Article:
For nearly all of us, voting for the Speaker at the beginning of a Parliament is the very first task we perform as parliamentarians. I thank the member for Lanark—Frontenac—Lennox and Addington for bringing forward this motion for debate. While my colleague's motion is quite detailed, I think it is worth summarizing some of the key elements of the motion.
First, for the benefit of those who may be following the debate, it is worth reiterating the present secret ballot system that is used to elect the Speaker as it is currently set out in Standing Order 4. Essentially the process starts with a list of candidates, which includes all members except ministers, party leaders, and those members who have withdrawn their names from consideration.
When it comes time to vote, members of the House write the name of the candidate of their choice on the ballot. After the first round of voting, if no candidate receives more than 50% of the vote, the candidate with the fewest votes and all candidates who receive less than 5% of the vote are removed from the ballot, and a second round of voting takes place. The rounds of voting continue until one candidate receives more than 50% of the vote.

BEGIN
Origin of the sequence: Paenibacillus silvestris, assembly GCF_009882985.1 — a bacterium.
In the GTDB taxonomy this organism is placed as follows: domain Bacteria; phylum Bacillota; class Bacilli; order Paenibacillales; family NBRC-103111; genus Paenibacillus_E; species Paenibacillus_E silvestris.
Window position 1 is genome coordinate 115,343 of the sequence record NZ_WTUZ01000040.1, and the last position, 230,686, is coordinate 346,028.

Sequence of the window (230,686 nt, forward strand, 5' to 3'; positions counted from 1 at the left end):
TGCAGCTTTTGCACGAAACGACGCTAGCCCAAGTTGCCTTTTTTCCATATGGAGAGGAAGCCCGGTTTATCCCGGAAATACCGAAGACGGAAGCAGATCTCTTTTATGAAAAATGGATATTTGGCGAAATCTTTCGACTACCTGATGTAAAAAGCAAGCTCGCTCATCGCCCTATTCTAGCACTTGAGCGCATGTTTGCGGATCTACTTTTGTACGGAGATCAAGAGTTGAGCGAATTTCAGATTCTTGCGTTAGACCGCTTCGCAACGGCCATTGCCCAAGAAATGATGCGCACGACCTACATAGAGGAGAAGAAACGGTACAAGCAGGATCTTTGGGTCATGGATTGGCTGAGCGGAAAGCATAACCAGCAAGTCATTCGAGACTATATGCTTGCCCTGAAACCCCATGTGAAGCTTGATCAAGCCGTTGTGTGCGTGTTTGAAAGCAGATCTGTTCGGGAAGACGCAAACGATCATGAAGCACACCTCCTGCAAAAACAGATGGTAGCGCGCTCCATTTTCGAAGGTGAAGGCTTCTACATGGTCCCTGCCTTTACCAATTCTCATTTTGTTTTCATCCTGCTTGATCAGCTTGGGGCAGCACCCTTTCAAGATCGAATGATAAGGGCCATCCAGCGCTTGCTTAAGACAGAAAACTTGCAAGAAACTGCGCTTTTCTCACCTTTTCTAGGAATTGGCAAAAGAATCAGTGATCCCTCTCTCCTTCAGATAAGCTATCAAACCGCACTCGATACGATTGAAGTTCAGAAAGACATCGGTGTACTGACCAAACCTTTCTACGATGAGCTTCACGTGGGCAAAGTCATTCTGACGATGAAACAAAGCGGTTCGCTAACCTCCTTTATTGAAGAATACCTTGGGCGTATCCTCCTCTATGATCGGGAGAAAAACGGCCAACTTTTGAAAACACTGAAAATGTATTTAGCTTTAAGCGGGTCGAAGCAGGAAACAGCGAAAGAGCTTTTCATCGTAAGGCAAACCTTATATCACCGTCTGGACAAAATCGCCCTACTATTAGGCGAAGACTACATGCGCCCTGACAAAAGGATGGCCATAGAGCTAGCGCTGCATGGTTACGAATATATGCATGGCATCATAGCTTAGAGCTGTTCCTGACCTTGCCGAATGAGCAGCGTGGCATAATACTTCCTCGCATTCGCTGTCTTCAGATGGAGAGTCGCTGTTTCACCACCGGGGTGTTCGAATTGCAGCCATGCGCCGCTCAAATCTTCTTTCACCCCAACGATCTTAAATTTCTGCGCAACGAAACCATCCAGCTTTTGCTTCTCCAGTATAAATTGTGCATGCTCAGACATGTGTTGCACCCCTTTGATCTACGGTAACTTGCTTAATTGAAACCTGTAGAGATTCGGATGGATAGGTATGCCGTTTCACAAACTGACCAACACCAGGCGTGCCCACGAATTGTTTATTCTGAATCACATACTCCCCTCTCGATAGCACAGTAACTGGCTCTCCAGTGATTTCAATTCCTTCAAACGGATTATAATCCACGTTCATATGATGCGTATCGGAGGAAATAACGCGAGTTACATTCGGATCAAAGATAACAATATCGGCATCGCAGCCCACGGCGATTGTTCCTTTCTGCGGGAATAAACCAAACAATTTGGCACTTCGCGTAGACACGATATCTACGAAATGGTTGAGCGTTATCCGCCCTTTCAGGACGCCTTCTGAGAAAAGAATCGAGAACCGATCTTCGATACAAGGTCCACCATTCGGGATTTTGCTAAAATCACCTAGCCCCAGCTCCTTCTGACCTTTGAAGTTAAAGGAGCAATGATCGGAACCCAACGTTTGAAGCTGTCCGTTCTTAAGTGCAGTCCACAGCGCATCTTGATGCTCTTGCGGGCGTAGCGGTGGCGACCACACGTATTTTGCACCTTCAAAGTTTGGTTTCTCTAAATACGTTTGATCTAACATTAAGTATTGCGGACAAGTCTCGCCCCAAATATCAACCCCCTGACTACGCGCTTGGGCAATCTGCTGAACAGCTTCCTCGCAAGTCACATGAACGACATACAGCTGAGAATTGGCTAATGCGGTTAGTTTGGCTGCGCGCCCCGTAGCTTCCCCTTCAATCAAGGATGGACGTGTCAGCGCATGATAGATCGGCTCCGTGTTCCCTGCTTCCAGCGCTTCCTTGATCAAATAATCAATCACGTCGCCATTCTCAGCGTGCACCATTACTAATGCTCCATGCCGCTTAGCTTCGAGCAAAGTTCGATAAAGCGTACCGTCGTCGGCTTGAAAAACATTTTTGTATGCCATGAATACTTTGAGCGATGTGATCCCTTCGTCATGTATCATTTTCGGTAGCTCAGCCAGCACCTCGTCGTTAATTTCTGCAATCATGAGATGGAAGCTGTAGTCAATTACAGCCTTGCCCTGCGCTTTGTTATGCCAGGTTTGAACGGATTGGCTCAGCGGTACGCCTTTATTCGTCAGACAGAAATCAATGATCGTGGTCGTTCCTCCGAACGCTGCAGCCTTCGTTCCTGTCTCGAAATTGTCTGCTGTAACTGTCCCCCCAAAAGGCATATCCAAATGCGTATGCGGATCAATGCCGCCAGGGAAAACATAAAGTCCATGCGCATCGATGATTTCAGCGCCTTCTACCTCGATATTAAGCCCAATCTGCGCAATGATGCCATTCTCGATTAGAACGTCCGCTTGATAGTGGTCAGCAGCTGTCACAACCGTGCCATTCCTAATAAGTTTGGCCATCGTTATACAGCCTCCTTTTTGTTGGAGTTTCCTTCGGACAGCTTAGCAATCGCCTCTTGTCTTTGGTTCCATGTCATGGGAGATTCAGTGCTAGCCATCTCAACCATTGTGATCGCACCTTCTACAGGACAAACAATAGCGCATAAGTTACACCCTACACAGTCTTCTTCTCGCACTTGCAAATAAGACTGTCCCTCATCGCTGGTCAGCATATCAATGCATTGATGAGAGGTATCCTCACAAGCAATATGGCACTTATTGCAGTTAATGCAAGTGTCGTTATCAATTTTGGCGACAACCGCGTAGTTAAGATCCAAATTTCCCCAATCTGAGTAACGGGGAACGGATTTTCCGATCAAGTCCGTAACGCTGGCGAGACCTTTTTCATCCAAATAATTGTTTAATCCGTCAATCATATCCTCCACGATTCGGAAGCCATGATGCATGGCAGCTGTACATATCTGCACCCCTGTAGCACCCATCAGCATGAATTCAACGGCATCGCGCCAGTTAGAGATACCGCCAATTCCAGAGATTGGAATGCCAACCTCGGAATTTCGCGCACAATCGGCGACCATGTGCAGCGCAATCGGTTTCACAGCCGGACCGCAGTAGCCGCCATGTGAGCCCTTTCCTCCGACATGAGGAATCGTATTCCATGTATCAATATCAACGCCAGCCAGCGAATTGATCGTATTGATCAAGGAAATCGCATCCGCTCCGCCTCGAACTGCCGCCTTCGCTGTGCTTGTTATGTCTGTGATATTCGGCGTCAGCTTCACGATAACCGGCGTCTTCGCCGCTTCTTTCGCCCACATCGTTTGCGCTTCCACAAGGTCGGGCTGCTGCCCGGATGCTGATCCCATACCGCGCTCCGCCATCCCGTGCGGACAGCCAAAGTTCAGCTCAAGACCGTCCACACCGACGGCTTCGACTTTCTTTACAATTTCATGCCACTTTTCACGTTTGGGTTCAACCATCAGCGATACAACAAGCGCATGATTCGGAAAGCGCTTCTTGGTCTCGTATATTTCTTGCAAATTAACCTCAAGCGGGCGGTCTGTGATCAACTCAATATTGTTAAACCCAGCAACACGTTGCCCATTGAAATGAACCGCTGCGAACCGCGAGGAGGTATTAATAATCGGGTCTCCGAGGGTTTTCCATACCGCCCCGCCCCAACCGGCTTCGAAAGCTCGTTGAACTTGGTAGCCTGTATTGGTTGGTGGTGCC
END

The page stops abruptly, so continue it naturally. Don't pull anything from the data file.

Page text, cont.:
Motion No. 489 would instruct the Standing Committee on Procedure and House Affairs to study and, within six months of the adoption of this motion, table a report regarding the advisability of implementing a preferential ballot for the election of the Speaker.
I should probably also acknowledge my support as far as the preferential ballot is concerned, because I was elected in my own nomination through a preferential ballot.
To give the committee something to study and work from, the member for Lanark—Frontenac—Lennox and Addington has kindly set out in his motion a very specific and comprehensive proposal to replace Standing Order 4 with a new process for electing the Speaker. Being an independent entity, the procedure and House affairs committee would be free to recommend any changes to the proposal, I am sure.